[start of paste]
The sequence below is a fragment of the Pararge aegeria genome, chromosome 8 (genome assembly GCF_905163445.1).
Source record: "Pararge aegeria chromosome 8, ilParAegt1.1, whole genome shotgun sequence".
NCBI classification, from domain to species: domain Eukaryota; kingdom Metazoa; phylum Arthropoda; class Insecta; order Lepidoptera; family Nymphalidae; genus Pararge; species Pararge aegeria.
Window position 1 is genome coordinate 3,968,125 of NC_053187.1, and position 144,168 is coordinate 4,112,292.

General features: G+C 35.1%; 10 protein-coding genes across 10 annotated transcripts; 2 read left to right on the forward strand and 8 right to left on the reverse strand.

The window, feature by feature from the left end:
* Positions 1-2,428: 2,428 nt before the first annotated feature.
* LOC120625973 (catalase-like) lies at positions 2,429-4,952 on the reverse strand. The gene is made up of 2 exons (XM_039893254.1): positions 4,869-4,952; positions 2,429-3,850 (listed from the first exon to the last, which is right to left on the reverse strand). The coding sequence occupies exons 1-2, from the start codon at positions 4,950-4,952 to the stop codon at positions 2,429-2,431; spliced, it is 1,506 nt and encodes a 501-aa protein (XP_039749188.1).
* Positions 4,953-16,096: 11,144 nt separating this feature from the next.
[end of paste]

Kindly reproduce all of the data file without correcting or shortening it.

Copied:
The sequence below is a fragment of the Pararge aegeria genome, chromosome 8 (genome assembly GCF_905163445.1).
Source record: "Pararge aegeria chromosome 8, ilParAegt1.1, whole genome shotgun sequence".
NCBI classification, from domain to species: domain Eukaryota; kingdom Metazoa; phylum Arthropoda; class Insecta; order Lepidoptera; family Nymphalidae; genus Pararge; species Pararge aegeria.
Window position 1 is genome coordinate 3,968,125 of NC_053187.1, and position 144,168 is coordinate 4,112,292.

General features: G+C 35.1%; 10 protein-coding genes across 10 annotated transcripts; 2 read left to right on the forward strand and 8 right to left on the reverse strand.

The window, feature by feature from the left end:
* Positions 1-2,428: 2,428 nt before the first annotated feature.
* LOC120625973 (catalase-like) lies at positions 2,429-4,952 on the reverse strand. The gene is made up of 2 exons (XM_039893254.1): positions 4,869-4,952; positions 2,429-3,850 (listed from the first exon to the last, which is right to left on the reverse strand). The coding sequence occupies exons 1-2, from the start codon at positions 4,950-4,952 to the stop codon at positions 2,429-2,431; spliced, it is 1,506 nt and encodes a 501-aa protein (XP_039749188.1).
* Positions 4,953-16,096: 11,144 nt separating this feature from the next.